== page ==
Interview with James Ferron Anderson, author of The River and The Sea

1484984_10151936208172979_467113132_n 1533469_10151936208167979_163060292_n

This week’s interview is with my fellow Rethink Press New Novels 2012 competition winner, James Ferron Anderson, who won best new novel for The River and The Sea, a story of love and hate, set in 1918 in a dying enclave of end-of-Empire Britishness on the Thompson River and in 1920 in a cabin on the Thelon River, Canada. He is also a judge of the Rethink Press New Novels 2014 competition.

Over to you, James.

Can you tell us about yourself in 100 words? No more and no less.

I am a fading orchardist, dying of cold and hunger… no. Sorry. That’s Jack Butler of The River and The Sea. I am a fading Hollywood actor… no. Sorry. That’s Rory Devlin of Terminal City. I am a layabout author and former alcoholic, now editing and writing novels, conducing research into various histories hoping to make novels and other yarns out of them, and promoting myself as an anti-theist. Making statements that are true and a laugh at the same time is a talent to which I aspire. If only. Life, while seriously overrated, can be nevertheless a joy. (Coughs)

Why did you decide to become a writer?

I decided I was a writer when I was about eleven. That first novel never got past page two, for I couldn’t read my own handwriting even then. It was all I could do anyway well. That and run. Nippy on the streets and nippy with words. Now my knees are banjaxed the words are all that’s left. I took a novel sabbatical for about thirty years after that first attempt, but battered away at poems and short stories. Then loads of drafts that went onto shelves straight away. The first million words are just practice, that’s what I say.

Tell us about your book.

My novel The River and The Sea was published last year and won the Rethink New Novel Award. It’s a tale of love and loss, set in Canada in 1918 in the arid interior of British Columbia. The interest in telling a story of how people need each other, hate each other, love each other and dispense with each other was there first. I suspect it has been there all my life. It’s not a theme I think I’ll be exhausting any time soon. Setting The River… where I did grew out of an interest in the rise and fall of the British Empire, which in turn grew out of an interest in the Irish Famine when I was researching an earlier book. One hot day in 2007 I was driving with my family from Kamloops to Cache Creek when I stopped to read a road sign telling of an English middle-class town that flourished and then failed completely in the seven years before the Great War. I had my location. The protagonists and events grew out of combing my relationship theme and the rise and fall of Empire.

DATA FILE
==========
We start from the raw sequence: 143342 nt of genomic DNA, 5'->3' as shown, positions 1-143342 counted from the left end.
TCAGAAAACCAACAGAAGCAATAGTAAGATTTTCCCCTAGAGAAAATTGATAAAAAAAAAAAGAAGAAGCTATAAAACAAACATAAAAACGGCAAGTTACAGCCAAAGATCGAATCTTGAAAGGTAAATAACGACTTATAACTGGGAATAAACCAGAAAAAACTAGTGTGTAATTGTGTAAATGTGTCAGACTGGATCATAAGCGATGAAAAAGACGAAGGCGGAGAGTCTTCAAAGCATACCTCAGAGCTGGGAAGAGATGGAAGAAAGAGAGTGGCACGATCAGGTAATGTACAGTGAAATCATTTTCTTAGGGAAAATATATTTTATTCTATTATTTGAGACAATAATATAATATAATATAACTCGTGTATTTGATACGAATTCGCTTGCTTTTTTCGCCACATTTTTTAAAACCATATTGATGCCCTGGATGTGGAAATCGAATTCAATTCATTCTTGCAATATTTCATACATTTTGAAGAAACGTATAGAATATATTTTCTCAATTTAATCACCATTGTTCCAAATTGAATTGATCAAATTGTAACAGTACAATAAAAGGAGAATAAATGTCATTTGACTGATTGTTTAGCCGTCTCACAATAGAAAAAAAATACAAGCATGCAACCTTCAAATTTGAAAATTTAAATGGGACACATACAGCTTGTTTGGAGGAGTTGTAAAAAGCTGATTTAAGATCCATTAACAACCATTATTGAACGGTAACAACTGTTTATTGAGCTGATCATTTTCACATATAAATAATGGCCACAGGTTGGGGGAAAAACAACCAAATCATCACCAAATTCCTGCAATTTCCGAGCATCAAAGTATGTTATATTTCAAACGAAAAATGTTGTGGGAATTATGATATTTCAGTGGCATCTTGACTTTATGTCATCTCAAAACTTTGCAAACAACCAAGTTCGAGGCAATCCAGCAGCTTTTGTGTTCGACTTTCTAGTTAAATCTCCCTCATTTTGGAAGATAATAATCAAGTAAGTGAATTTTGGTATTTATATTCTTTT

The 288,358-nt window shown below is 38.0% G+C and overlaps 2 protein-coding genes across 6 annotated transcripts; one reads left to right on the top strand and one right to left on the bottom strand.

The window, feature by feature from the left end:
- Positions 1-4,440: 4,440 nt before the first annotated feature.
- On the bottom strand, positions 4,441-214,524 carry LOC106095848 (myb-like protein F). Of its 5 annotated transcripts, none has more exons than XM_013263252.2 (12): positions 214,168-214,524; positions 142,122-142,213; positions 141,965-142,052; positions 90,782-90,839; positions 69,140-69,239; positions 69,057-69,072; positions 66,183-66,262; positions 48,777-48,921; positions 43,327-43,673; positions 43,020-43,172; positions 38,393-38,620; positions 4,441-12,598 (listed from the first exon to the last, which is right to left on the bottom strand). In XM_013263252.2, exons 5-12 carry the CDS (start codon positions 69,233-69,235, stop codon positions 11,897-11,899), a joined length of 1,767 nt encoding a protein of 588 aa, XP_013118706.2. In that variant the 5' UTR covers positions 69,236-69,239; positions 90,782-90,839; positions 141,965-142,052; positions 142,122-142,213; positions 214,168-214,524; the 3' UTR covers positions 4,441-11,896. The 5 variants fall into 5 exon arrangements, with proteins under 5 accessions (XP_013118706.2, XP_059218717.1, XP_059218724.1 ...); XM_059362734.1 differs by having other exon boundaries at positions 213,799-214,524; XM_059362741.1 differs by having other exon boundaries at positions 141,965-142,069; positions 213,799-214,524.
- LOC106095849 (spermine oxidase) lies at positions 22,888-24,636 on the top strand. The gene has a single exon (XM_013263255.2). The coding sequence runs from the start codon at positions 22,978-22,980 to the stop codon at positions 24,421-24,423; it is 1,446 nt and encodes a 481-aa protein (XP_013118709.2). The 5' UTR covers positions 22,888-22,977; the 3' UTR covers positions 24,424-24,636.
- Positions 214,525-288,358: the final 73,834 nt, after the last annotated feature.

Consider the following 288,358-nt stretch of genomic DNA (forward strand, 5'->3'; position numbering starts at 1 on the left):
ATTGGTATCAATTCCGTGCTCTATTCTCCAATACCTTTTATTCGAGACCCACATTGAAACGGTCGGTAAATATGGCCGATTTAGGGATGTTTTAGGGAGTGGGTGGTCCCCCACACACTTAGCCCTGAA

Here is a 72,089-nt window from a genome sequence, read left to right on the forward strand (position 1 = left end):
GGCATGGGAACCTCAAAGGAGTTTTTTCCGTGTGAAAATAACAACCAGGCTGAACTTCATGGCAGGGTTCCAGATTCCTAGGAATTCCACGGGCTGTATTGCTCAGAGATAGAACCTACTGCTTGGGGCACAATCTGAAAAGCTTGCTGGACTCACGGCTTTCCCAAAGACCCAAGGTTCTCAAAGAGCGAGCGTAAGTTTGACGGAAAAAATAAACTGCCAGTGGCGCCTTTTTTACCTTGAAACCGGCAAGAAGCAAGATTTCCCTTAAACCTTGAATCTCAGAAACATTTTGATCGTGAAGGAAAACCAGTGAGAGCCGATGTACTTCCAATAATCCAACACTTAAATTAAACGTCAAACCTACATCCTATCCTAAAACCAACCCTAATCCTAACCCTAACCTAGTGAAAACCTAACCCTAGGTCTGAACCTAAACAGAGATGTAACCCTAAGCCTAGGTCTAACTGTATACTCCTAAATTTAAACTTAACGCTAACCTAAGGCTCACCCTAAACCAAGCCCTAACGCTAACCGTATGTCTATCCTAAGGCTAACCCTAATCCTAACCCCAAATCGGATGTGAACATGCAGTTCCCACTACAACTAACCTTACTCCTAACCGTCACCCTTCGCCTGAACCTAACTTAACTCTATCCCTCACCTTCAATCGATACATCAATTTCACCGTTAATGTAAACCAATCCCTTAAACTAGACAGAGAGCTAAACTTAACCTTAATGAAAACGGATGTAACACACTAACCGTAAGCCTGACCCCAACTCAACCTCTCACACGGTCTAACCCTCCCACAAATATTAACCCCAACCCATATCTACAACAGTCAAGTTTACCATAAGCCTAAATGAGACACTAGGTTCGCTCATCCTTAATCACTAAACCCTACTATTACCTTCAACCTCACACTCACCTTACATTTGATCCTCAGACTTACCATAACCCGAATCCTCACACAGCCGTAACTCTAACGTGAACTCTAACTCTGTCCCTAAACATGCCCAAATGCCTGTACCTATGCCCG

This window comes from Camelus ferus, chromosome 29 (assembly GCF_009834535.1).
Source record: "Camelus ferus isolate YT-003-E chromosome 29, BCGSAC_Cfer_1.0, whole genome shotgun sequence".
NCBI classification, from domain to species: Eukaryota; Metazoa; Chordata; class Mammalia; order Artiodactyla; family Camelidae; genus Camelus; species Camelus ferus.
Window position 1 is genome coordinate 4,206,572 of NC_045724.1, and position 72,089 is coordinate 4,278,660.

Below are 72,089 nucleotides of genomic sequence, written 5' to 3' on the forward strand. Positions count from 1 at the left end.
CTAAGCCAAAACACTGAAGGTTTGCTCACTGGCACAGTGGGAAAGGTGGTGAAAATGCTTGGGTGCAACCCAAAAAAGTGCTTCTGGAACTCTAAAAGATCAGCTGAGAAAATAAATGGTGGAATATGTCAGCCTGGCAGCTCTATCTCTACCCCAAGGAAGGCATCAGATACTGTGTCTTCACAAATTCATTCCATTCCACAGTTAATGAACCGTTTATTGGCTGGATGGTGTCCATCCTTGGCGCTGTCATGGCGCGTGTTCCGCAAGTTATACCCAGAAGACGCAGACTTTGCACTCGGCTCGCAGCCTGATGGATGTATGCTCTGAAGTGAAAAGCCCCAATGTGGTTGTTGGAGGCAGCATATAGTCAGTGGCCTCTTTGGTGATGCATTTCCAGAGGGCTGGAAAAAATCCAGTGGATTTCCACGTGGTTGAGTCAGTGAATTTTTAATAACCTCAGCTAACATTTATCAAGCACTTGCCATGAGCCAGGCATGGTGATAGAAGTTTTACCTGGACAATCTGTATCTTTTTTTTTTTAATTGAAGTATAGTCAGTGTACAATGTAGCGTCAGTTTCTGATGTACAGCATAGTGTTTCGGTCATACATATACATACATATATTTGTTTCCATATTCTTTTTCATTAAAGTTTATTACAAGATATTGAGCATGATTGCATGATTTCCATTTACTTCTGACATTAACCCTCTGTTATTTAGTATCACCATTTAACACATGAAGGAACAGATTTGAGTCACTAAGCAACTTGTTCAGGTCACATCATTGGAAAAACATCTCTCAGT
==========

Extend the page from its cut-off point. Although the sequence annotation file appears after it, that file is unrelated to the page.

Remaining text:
Tell us about the authors who inspire you? 

I’m not sure I think like that. A lot of frogs have been kissed that remained frogs. But when wonder is found and language sings there is no substitute. Well, except possibly sex. Or a long hard fast run. And I can’t run much any more. I could also equally honestly say I’ve been inspired by everyone I ever read, either thinking that while I could never attain that height, that accomplishment, I could try, or alternatively, that a cat could write better than that and I certainly could. All, in their way, are inspiration to write if you are already so inclined. If… Brendan Behan inspired me to drink and write. Hemingway inspired me to stop drinking and write. Charles Bukowski inspired me to write. All these statements are in their way true.

What are you working on at the moment? 

I’m working on Terminal City, a book that excites me and satisfies me and frustrates me as I struggle with it. It should be no other way. I labour to make it better, and I think I succeed. Another day I’ll not be so sure. So be it. It were ever so. It is a story of… well, as above: how people need each other, hate each other, love each other and dispense with each other. It’s set in Vancouver in 1939 and 1959. An event happens on Wreck Beach late at night in the week before the outbreak of WWII. For twenty years it lies forgotten. Then faded, ill, former Hollywood movie star Rory Devlin returns to Vancouver to sell his last possession of any value, his yacht, the Zara. As a young unknown he was on the beach that night. The wealthy Westwood family want the investigation re-opened… The dots are to indicate that you’ll want to read on.

Describe a typical writing day for you. 

A typical writing day for me would be to rise at 05.30… honestly… make coffee and toast and get to the laptop and the novel until about 06.45. Then I trot across the road to the Sportspark and be in the gym at 07.00. I pound away there until 08.00, and trot home again. I only live over the road. Easy peasy. Then coffee with my wife, get back to the laptop. A lot of procrastination often follows. My great industrious start gets flung out the window. I feel terrible. I nap for ten minutes that turns out to be an hour. I feel worse. I think about how I feel. I feel worse again. I make more coffee. Then I go food shopping. I get impatient. I should be at my desk and not looking at sandwich spread and wholenut peanut butter. I come out with half the things. I’ll have to go back tomorrow. I get into the writing again, but only after making more coffee and eating the muffins I bought. So little free time and here I am wasting it. I feel worse all over again. I get to work. After ten minutes it flows. It’s great. After fifteen more minutes it’s time to stop and get some dinner ready for my wife coming home. So it goes. On and on. And on.

Every writer must dream of seeing the big screen version of their novel. Who would you like to see playing your lead characters?

The River and The Sea Sarah Underhill: Keira Knightley. Is she both attractive and tough enough? Emily Blunt. Ditto. Jack Butler: Aaron Taylor-Johnson, who has played Vronsky and John Lennon. Can he be vulgar enough and do an Ulster accent? A bulked-up-a-bit Rupert Friend, of The Young Victoria and Homeland. Terminal City Rory Devlin: Johnny Depp could do it, but nobody would ever forget they were looking at Johnny Depp and not at an ill and dying reprobate suffering from social diseases and malaria. Dan Kearney: Colin Farrell.